"That Mitchell and Webb Look" on BBC America
This sketch comedy show in the absurdist/Monty Python tradition can be hit and miss, but the hits -- a "savage" tribe living in a garden shop, a parody of American-style legal dramas and Numberwang, a glitzy game show with no discernible rules in which people simply shout out numbers -- are giddily hilarious. The show airs Fridays at 9:20 p.m. EDT; check out clips on the BBC's Web site. -- Laura Miller
Erykah Badu's "New Amerykah Part One (4th World War)"
Is Erykah Badu's first album since the 2003 EP "Worldwide Underground" a brief for the Nation of Islam or a cautiously optimistic welcome for the new day that just might be dawning? Either way, the sound is more honey than thunder. Badu turns the line "Hold on, my people" into a soothing chant, or possibly a warning, but when she looks toward the horizon, she still sees one nation under a wary, hopeful groove. -- Stephanie Zacharek
"Shakespeare's Wife" by Germaine Greer
Her husband blew her off in his will, leaving her only his "second best bed," and generations of (mostly male) critics haven't been much kinder to poor Ann Hathaway, aka Mrs. William Shakespeare. Riding to her rescue comes Germaine Greer, who, when she's not windmilling at demons, can be a redoubtable scholar. "Shakespeare's Wife" makes the provocative case that Hathaway was not the ball and chain of popular myth but an active and influential partner in her husband's life and work. -- Louis Bayard
Bahman Ghobadi's "Half Moon"
Beginning with the unforgettable "A Time for Drunken Horses" in 2000, Kurdish filmmaker Bahman Ghobadi has become his people's artistic ambassador to the world. As you'll see in his most recent picture, "Half Moon" (just out on DVD), he also possesses a distinctive vision, both tragic and whimsical, that is framed by the rugged countryside of the Iran-Iraq borderlands and the political divisions that separate Kurds from one another. In "Half Moon," Ghobadi's most delicate and beautiful film to date, an aging Kurdish-Iranian musician leads a pilgrimage of his sons into Iraq to celebrate the fall of Saddam Hussein -- but it's a long and difficult journey, and as much a spiritual as a physical one. -- Andrew O'Hehir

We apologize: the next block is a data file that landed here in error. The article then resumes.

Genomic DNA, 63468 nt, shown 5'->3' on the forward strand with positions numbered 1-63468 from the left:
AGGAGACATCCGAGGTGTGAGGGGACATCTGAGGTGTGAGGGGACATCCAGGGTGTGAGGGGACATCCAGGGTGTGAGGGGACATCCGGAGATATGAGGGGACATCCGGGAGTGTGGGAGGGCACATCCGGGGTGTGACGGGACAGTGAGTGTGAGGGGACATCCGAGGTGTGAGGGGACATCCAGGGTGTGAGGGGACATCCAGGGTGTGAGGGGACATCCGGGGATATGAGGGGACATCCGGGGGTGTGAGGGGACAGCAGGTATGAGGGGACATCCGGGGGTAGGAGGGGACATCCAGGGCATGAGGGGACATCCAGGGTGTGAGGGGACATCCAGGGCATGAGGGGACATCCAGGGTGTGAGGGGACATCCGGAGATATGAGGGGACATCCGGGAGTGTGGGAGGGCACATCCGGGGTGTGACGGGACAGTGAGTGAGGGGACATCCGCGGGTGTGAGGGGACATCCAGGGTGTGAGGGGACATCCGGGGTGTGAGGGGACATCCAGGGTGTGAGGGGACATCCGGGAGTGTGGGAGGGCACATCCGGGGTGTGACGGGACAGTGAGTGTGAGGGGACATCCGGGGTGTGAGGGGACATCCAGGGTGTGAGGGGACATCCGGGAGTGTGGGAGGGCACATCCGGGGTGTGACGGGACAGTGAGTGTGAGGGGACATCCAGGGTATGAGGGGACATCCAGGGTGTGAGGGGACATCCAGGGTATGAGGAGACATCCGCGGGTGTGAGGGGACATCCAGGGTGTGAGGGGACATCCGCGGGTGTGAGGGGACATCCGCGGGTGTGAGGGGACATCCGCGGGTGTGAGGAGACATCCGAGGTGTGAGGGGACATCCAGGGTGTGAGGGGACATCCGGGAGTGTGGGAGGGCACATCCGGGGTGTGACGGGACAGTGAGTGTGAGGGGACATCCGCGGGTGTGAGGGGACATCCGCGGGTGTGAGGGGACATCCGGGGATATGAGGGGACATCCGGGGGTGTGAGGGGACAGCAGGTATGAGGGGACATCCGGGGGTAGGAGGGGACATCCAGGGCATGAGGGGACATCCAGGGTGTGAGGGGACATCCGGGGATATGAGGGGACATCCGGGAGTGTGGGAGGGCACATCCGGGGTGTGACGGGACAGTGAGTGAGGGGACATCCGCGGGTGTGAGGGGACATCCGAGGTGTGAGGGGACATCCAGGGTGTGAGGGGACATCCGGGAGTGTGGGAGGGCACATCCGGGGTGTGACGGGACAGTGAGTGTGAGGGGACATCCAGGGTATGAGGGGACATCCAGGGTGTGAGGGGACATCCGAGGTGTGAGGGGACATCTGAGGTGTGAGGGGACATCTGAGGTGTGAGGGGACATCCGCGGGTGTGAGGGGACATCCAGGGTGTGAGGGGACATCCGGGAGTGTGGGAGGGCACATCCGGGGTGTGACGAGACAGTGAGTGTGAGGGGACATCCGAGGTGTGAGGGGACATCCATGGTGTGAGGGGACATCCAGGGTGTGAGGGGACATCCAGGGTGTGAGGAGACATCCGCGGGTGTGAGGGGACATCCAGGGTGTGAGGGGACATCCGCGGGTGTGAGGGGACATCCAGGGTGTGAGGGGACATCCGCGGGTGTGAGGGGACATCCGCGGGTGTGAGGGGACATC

The Breeders' "Mountain Battles"
Done with drugs (again), twin sisters Kim and Kelley Deal have resurrected their band the Breeders after (another) long silence, six years this time. Their new album, "Mountain Battles," bursts with energetic, Pixie-ish punk, balanced by a rootsy ballad or two, showing almost as much confidence as 1993's "Last Splash." Wait, Kim can kind of sing! Hey, a guitar solo! -- James Hannaham
"The Real Housewives of New York City" on Bravo
Substitute pitchers of margaritas and fake boobs for litchi martinis and dysfunctional handbag dogs, and you've got "The Real Housewives of New York City," a show that's about 50 times more entertaining than "The Real Housewives of Orange County." (The first-season finale airs at 10 p.m. EDT Tuesday, April 15.) These so-called housewives are much more amusing than the O.C. crowd: Alex and her husband, Simon, are the most awkward social climbers ever recorded on camera, making everything from St. Barts to Fashion Week look hopelessly dorky by association. LuAnn refers to her husband as "The Count" but blows money on break-dancing lessons for her son in an effort to stay hip. But our favorite has to be single entrepreneur Bethenny, who distances herself from those desperate women with their ticking biological clocks, and then has the cojones to throw back several martinis and pressure her boyfriend into cohabitating while the cameras roll. Now that's quality television! -- Heather Havrilesky